Government Greenlights $14.4 Billion Public Investment Programme

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The Council of Ministers has given a green light to a public investment programme that will see the government and its development partners spend $14.4 billion in more than 600 projects over the next three years.

Phnom Penh’s rapidly expanding skyline. KT/Chor Sokunthea

The amount is $9 billion higher than the last public investment programme approved by the Council of Ministers. The 2017-2019 public investment programme, which was approved in 2016, consisted of $5.23 billion to cover 519 projects.

Information from Agence Kampuchea Press (AKP), the national press agency, said the public investment programme for 2020-2022 was approved last week in a Council of Ministers meeting presided by Prime Minister Hun Sen.

Chief government spokesman Phay Siphan said on his Facebook page that the programme will ensure the continuity of the Kingdom’s economic growth. Cambodia is one of the fastest-growing economies in Asia.

“The programme’s purpose is to ensure economic growth of around 7 percent per year and to further reduce poverty through investment in agriculture and rural development,” he said.

According to Mr Siphan, 53.8 percent of the funding will go to infrastructure projects, with the rest going to finance, social, and service sector projects.

The biggest spending will come in 2021, with $5.1 billion allotted. $4.5 and $4.8 billion were set aside for 2020 and 2022, respectively.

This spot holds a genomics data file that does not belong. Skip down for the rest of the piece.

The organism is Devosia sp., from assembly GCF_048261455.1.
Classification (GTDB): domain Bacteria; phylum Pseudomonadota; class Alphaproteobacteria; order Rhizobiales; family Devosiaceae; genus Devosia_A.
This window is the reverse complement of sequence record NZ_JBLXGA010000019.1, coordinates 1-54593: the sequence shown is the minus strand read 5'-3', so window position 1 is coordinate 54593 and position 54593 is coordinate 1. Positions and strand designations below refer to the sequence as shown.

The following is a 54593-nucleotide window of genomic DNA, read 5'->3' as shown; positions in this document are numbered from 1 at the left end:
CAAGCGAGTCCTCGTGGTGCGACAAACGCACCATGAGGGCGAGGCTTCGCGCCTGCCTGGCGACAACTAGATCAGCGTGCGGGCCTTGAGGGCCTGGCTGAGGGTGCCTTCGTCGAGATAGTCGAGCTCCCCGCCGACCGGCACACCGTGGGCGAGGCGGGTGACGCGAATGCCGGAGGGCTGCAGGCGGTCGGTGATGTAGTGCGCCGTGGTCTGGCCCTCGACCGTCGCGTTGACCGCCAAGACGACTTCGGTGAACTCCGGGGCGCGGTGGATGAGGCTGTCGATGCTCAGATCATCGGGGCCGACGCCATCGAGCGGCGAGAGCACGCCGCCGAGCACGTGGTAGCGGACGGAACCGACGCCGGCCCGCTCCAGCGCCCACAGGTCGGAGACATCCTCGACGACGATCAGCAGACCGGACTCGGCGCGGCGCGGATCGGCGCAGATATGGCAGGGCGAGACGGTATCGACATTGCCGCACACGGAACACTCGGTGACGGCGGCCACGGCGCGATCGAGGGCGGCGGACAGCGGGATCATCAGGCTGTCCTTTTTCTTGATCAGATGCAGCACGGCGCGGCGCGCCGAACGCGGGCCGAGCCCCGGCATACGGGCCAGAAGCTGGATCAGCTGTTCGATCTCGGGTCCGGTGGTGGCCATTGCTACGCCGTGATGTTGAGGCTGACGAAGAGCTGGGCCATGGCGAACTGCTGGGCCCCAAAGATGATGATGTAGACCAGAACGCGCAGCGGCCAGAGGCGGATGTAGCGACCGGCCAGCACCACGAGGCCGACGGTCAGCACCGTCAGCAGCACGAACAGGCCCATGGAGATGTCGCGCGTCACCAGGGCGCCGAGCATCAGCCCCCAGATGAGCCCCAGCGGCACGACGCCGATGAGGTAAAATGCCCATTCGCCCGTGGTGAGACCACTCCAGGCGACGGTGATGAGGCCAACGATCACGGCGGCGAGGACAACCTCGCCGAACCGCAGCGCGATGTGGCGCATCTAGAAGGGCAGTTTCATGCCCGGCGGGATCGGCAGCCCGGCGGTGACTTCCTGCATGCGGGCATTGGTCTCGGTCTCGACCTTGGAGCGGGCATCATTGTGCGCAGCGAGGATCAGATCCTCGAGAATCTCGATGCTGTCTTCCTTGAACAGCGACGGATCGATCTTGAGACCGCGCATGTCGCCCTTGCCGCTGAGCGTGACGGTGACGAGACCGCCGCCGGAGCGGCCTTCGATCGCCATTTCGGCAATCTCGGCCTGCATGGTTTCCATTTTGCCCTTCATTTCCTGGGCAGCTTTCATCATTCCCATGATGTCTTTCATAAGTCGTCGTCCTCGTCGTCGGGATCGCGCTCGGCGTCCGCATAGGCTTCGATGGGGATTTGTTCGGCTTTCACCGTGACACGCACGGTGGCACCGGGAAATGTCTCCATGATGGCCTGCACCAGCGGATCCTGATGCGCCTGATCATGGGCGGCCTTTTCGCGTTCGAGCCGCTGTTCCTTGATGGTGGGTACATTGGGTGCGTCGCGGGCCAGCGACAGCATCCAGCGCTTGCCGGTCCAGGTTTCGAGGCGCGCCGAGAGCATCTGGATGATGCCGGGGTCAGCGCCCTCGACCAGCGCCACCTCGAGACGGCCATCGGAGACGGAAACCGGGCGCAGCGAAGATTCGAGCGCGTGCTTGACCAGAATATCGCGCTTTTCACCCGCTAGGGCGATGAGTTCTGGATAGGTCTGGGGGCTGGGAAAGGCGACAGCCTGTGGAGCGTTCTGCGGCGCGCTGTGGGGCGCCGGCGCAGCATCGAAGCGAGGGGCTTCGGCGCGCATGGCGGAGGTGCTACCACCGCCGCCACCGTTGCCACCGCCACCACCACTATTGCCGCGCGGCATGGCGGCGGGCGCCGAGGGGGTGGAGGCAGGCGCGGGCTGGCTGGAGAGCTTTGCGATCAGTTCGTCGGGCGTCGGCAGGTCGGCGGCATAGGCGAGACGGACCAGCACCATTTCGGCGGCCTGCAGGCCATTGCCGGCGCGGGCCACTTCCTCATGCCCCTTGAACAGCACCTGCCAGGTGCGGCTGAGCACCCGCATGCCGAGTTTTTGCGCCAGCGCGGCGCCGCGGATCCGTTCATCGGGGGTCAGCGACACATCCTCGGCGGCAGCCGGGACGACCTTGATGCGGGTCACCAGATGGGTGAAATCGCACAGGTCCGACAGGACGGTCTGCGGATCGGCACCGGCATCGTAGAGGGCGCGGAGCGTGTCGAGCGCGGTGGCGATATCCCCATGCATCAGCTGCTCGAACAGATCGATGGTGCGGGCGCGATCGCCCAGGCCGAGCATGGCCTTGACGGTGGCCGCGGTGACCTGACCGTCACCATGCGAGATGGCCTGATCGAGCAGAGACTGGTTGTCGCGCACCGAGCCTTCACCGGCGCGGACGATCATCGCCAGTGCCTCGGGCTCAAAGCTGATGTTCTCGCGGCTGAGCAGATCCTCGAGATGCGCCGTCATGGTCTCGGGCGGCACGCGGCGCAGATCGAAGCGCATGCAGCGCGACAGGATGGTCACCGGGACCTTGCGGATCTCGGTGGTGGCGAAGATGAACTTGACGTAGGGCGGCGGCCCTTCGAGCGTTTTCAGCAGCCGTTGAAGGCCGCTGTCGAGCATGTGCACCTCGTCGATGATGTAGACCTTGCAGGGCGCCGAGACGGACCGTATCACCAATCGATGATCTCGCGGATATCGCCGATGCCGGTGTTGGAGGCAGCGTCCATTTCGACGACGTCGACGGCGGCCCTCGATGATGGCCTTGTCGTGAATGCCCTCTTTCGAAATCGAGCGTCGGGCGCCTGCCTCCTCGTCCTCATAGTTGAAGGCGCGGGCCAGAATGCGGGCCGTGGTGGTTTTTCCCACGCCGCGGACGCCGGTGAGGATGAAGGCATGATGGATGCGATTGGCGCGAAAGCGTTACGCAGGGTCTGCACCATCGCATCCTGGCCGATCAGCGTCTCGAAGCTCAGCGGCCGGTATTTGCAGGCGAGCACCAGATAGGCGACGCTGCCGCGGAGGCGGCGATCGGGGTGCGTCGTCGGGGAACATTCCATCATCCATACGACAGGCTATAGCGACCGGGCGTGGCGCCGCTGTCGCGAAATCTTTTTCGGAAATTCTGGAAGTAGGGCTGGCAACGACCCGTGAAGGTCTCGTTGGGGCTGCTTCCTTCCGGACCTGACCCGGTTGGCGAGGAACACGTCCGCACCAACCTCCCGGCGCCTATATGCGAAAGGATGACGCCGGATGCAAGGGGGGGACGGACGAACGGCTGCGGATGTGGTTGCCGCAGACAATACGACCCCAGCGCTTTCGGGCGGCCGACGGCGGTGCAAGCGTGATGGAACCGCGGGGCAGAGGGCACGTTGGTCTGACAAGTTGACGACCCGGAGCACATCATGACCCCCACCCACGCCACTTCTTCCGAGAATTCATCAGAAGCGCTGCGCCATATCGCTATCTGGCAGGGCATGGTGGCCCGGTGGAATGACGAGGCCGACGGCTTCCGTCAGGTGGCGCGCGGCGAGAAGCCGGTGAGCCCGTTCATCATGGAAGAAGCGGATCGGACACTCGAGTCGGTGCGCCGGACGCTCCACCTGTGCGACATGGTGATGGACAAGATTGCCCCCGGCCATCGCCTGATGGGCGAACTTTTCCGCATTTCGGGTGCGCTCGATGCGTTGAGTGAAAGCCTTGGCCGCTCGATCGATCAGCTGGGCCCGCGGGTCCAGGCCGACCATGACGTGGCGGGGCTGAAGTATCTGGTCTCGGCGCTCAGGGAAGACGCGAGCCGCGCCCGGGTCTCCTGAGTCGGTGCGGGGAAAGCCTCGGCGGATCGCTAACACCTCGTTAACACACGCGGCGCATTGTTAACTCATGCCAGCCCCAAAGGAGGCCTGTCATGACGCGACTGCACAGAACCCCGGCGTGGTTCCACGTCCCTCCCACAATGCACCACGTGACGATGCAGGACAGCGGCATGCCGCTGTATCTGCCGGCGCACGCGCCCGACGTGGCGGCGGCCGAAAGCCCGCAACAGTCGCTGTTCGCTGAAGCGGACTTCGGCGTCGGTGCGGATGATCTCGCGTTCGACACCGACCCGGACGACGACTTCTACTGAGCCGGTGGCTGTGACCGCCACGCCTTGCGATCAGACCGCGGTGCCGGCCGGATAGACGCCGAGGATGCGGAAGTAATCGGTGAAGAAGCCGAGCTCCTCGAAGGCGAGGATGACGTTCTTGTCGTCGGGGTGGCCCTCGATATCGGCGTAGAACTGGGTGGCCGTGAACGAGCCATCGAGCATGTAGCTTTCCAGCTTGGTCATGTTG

Citing figures from the Ministry of Land Development, AKP said that funding will go to 608 investment projects, 171 of which are ongoing and need additional funding.

These include major infrastructure projects like roads, airports, dams, ports, and bridges, and initiatives to develop the country’s fisheries, agriculture, health, and energy sectors, among others.

So far, according to AKP, the government and development partners have committed a combined $8.4 billion, with the government looking for another $6 billion to cover the cost of the entire programme.

It is understood that these development partners include China, Japan, South Korea, and the European Union, which are among the biggest sources of investments and development assistance to the Kingdom.

With regards to the $6 billion balance, the government is expected to tap the assistance not only of its development partners or foreign governments but also the private sector.

In an interview last month, Jones Chan, CEO of Gold Whale Co Ltd, a local investment manager, said they are ready to partner with the government to find funding sources for major projects in the infrastructure and energy sectors.

This article was originally published in the Khmer Times.

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